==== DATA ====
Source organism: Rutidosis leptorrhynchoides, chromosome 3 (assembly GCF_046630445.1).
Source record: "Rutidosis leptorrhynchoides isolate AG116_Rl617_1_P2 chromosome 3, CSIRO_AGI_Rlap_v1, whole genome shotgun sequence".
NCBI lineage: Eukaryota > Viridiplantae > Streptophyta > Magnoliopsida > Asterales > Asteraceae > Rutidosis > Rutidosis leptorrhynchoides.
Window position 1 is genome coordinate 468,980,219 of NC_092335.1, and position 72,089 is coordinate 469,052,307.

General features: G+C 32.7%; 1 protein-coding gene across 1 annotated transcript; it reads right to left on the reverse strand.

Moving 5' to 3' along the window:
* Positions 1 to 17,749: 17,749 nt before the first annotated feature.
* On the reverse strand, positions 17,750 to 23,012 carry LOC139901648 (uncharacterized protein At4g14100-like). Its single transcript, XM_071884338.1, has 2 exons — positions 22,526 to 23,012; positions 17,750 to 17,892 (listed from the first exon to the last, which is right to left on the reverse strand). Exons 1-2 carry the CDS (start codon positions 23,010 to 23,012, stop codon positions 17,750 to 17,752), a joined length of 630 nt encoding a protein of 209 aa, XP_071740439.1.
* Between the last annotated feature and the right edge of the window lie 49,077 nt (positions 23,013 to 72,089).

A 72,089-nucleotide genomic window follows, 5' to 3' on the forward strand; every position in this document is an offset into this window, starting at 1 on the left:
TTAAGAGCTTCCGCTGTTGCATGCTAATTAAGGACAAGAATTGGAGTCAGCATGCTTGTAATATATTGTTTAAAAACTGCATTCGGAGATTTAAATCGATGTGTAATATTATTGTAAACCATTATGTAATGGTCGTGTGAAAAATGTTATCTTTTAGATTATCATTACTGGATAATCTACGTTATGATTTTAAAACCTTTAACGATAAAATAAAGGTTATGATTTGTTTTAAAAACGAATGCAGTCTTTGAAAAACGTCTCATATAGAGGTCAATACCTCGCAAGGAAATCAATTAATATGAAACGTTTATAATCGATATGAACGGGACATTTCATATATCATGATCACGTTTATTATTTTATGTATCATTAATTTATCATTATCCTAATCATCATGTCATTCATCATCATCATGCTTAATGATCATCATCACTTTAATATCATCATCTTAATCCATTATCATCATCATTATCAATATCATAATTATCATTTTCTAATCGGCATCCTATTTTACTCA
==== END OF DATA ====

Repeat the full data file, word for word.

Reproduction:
Source organism: Rutidosis leptorrhynchoides, chromosome 3 (assembly GCF_046630445.1).
Source record: "Rutidosis leptorrhynchoides isolate AG116_Rl617_1_P2 chromosome 3, CSIRO_AGI_Rlap_v1, whole genome shotgun sequence".
NCBI lineage: Eukaryota > Viridiplantae > Streptophyta > Magnoliopsida > Asterales > Asteraceae > Rutidosis > Rutidosis leptorrhynchoides.
Window position 1 is genome coordinate 468,980,219 of NC_092335.1, and position 72,089 is coordinate 469,052,307.

General features: G+C 32.7%; 1 protein-coding gene across 1 annotated transcript; it reads right to left on the reverse strand.

Moving 5' to 3' along the window:
* Positions 1 to 17,749: 17,749 nt before the first annotated feature.
* On the reverse strand, positions 17,750 to 23,012 carry LOC139901648 (uncharacterized protein At4g14100-like). Its single transcript, XM_071884338.1, has 2 exons — positions 22,526 to 23,012; positions 17,750 to 17,892 (listed from the first exon to the last, which is right to left on the reverse strand). Exons 1-2 carry the CDS (start codon positions 23,010 to 23,012, stop codon positions 17,750 to 17,752), a joined length of 630 nt encoding a protein of 209 aa, XP_071740439.1.
* Between the last annotated feature and the right edge of the window lie 49,077 nt (positions 23,013 to 72,089).

A 72,089-nucleotide genomic window follows, 5' to 3' on the forward strand; every position in this document is an offset into this window, starting at 1 on the left:
TTAAGAGCTTCCGCTGTTGCATGCTAATTAAGGACAAGAATTGGAGTCAGCATGCTTGTAATATATTGTTTAAAAACTGCATTCGGAGATTTAAATCGATGTGTAATATTATTGTAAACCATTATGTAATGGTCGTGTGAAAAATGTTATCTTTTAGATTATCATTACTGGATAATCTACGTTATGATTTTAAAACCTTTAACGATAAAATAAAGGTTATGATTTGTTTTAAAAACGAATGCAGTCTTTGAAAAACGTCTCATATAGAGGTCAATACCTCGCAAGGAAATCAATTAATATGAAACGTTTATAATCGATATGAACGGGACATTTCATATATCATGATCACGTTTATTATTTTATGTATCATTAATTTATCATTATCCTAATCATCATGTCATTCATCATCATCATGCTTAATGATCATCATCACTTTAATATCATCATCTTAATCCATTATCATCATCATTATCAATATCATAATTATCATTTTCTAATCGGCATCCTATTTTACTCA